Medicine Besieged: The Supremacy of Pragmatism and the Acceptance of Situational Ethics
I found a great opinion piece written in 1997 by Miguel Faria, Jr.. It's entitled On the Moral Virtues and Evolving Professional Ethics: A Message to Physicians . Here is an excerpt (but go read the whole thing)
Why is all of this relevant to the present plight of medicine? Because the ancient ethical foundations of medicine laid down by our predecessors from Hippocrates (460-370 BC) to Thomas Percival (1740-1804) and other physicians and genuine medical ethicists have been (and continue to be) greatly eroded by those masquerading as free-marketeers but in reality are constructing the scaffold of corporate socialized medicine.6 Contributing to this task are also many self-proclaimed, non-physician medical ethicists who provide the "moral" and "rational" basis for cost-containment and rationing in health care.7
These disparate groups (e.g., corporate elitists, collectivists, etc.), aided and abetted by entrenched bureaucrats in both the private and public sector, have unilaterally decided that health network megacorporations (motivated by the bottom line and using the capitalist engine for cost-containment and rationing) may, under the aegis of government authority, impose managed competition on the American people (those receiving) and on devoted physicians (those delivering) medical care in the trenches of the American heartland. That is, they want to make big profits at the expense of both, but to do so, they must first change the ethics of the noble profession of medicine. And to accomplish this goal, they must sell us the erroneous idea that medical ethics evolves with time and may be tailored to fit the needs of specific conditions, i.e. the present situation or the post-Modern age. It goes without saying that for medicine, the supremacy of pragmatism and the acceptance of situational ethics will further erode medicine's idealism and altruism, the patient-doctor relationship and the veritable transmogrification of the ancient Hippocratic ethic to a modern, convenient, alterable, cost-effective, veterinary ethic.
The ancient ethical foundations of medicine have been greatly eroded by those masquerading as free-marketeers who in reality are constructing the scaffold of corporate socialized medicine.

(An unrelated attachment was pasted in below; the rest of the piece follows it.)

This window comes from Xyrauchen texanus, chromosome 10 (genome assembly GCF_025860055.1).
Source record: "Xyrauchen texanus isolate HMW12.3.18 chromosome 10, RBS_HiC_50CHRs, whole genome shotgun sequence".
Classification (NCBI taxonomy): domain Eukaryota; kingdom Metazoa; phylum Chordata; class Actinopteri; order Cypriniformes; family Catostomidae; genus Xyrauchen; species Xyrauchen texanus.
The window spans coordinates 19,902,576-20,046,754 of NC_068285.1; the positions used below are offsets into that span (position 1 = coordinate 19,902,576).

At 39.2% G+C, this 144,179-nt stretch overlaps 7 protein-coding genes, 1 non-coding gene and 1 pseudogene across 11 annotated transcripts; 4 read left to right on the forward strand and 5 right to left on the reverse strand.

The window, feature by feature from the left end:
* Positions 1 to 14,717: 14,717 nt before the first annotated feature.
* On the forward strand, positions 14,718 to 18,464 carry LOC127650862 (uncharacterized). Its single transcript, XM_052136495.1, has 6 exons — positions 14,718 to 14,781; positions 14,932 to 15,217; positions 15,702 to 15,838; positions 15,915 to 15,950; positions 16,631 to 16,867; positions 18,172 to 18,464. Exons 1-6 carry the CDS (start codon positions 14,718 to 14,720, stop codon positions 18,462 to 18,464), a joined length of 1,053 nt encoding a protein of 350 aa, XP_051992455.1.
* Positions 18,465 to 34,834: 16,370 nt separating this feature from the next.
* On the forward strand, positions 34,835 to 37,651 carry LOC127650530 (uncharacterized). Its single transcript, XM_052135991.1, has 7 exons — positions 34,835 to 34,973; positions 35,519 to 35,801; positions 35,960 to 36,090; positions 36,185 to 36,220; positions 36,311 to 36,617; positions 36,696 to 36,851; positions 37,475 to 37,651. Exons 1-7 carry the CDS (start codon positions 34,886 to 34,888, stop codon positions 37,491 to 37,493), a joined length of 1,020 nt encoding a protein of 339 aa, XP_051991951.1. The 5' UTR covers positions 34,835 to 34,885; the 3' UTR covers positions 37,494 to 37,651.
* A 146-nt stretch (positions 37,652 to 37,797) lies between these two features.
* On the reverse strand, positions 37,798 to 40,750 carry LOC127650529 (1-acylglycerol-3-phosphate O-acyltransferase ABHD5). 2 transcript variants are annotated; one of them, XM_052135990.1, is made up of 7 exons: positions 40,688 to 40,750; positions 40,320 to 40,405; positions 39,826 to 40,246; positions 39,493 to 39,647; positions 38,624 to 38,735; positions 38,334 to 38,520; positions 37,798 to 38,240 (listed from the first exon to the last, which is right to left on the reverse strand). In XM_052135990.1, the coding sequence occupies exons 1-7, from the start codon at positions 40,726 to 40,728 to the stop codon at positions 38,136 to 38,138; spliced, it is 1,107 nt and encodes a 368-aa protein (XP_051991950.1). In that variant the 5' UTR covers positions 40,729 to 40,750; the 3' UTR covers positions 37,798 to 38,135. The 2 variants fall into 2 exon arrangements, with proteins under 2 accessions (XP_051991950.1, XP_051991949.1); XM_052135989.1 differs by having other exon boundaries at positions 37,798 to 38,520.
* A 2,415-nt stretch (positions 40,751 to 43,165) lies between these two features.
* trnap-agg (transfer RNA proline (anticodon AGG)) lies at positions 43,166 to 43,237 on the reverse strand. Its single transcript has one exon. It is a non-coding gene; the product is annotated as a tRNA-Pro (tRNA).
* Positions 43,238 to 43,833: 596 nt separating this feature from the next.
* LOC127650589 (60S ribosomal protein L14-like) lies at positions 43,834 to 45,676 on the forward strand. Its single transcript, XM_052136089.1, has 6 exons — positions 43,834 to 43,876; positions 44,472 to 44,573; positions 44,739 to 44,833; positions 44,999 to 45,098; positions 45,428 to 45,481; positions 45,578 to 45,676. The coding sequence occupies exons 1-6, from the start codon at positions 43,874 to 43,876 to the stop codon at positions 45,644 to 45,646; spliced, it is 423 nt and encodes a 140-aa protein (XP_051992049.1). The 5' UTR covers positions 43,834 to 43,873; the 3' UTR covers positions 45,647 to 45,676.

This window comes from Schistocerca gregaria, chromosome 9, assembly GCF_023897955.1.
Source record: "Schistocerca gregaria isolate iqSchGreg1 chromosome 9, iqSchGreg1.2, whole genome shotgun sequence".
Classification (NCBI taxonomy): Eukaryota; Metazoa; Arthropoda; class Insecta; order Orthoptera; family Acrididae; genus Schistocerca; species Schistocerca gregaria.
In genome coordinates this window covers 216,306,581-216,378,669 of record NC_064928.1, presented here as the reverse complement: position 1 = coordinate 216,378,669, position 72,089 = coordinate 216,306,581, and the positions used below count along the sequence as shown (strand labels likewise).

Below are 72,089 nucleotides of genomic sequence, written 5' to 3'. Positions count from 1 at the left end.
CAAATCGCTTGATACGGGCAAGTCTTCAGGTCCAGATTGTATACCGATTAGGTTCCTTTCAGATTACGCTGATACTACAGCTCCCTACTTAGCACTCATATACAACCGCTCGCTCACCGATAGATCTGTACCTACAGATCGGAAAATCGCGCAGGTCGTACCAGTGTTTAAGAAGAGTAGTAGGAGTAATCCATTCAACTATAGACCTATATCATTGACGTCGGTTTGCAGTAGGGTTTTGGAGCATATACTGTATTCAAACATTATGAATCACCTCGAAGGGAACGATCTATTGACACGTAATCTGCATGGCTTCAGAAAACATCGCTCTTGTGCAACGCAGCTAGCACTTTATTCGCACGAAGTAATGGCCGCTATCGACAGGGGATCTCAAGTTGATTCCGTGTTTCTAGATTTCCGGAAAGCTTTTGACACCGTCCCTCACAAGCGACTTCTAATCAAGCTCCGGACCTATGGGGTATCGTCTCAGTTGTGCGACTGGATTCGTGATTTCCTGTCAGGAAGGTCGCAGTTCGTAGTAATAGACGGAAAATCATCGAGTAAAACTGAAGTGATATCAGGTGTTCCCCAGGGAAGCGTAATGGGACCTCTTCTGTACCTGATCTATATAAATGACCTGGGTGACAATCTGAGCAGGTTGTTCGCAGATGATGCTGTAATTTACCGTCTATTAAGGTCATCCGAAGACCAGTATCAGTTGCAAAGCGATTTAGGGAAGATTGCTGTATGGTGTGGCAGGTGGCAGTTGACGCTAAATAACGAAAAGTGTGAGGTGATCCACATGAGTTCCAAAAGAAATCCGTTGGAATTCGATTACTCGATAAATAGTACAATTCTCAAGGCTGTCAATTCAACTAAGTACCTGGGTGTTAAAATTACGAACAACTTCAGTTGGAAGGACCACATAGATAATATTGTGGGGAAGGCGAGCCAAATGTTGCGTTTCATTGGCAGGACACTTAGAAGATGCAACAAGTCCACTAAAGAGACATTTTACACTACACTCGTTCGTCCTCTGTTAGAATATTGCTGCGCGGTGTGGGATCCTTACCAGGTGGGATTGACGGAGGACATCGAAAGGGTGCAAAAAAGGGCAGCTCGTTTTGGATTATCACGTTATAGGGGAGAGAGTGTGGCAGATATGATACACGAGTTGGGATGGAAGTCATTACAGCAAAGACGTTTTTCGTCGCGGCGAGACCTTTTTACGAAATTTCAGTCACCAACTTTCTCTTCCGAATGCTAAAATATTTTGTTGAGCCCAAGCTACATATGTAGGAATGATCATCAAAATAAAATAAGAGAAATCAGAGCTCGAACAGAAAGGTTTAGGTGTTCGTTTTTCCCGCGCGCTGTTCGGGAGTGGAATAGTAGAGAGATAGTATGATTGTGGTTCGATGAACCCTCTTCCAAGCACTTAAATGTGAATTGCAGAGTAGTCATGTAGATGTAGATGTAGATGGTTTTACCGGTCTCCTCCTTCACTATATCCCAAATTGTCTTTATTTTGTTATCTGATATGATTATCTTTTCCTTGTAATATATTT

To combat this strong, treacherous current will take virtuous physicians, imbued not only with courage and moral fortitude, but also armed with the intellectual virtues — namely, understanding, knowledge, and wisdom — that are assiduously cultivated and nurtured by a lifelong commitment to learning, perseverance, and a devotion to principle, duty, and individual responsibility. The 2500-year-old beneficent ethics of the medical profession and Hippocratic medicine do not need changing into a new veterinary ethic of corporate socialized medicine to fit contemporary ethos — and satisfy corporate greed. Like universal truths, medical ethics should be considered (and should remain) constant and immutable, not subject to the political expediency of the moment — or the pragmatism of the collectivist central planners.
Given the formidable obstacles that lie ahead, "it will take truly Renaissance physicians of the highest order and courage to surmount the titanic hurdles in their path and repel the Vandal hordes massing for the final onslaught, eager to breach the gates, to pillage and plunder the traditional practice of medicine, and sap its substance."8
Yes, it will take intellectual virtues as well as moral courage to repel the sundry Vandals who seek to impose on the nation the veterinary ethic of managed care and corporate socialized medicine. As physicians, we must prevent the perversion of our time-honored ethics and the final dissolution of the sanctity of the patient-doctor relationship, while implementing the truly individually-based, patient-oriented free-market approach to medical care that is so desperately needed to derail the odious juggernaut of managed competition, a scheme that seeks to destroy the ethical practice of medicine — one of the great remaining legacies of Western civilization and the American way of life."
I would like to know how the professional medical ethicists are being trained. I doubt that, before managed care, hospitals employed such persons. Does anyone know?
Look at this quote from the piece above:
"It goes without saying that for medicine, the supremacy of pragmatism and the acceptance of situational ethics will further erode medicine's idealism and altruism, the patient-doctor relationship and the veritable transmogrification of the ancient Hippocratic ethic to a modern, convenient, alterable, cost-effective, veterinary ethic".
Until a moment ago, I didn't know what the bolded part meant. Now I do. From another piece by Dr. Faria:
"The alternative view represents corporate socialized medicine centered around the concept of managed care/HMOs, whereby bureaucrats dictate patient care from afar, claiming to rely on the false "ethics of caring," but in reality basing their policies on what is actually closer to the Swiss philosopher Ernest Truffer's veterinary ethics, an ethic that forces physicians to act in the interest of the corporate entity as third-party payer, rather than in the interest of their patients; mandates coercive compassion; responds only to pressure by politically-powerful special interests; and insists on statism and collectivism, rather than voluntary individual incentives."
The above comes from his piece entitled: Corporate Socialized Medicine Threatens Medical Profession also written in 1997. It's also a great read.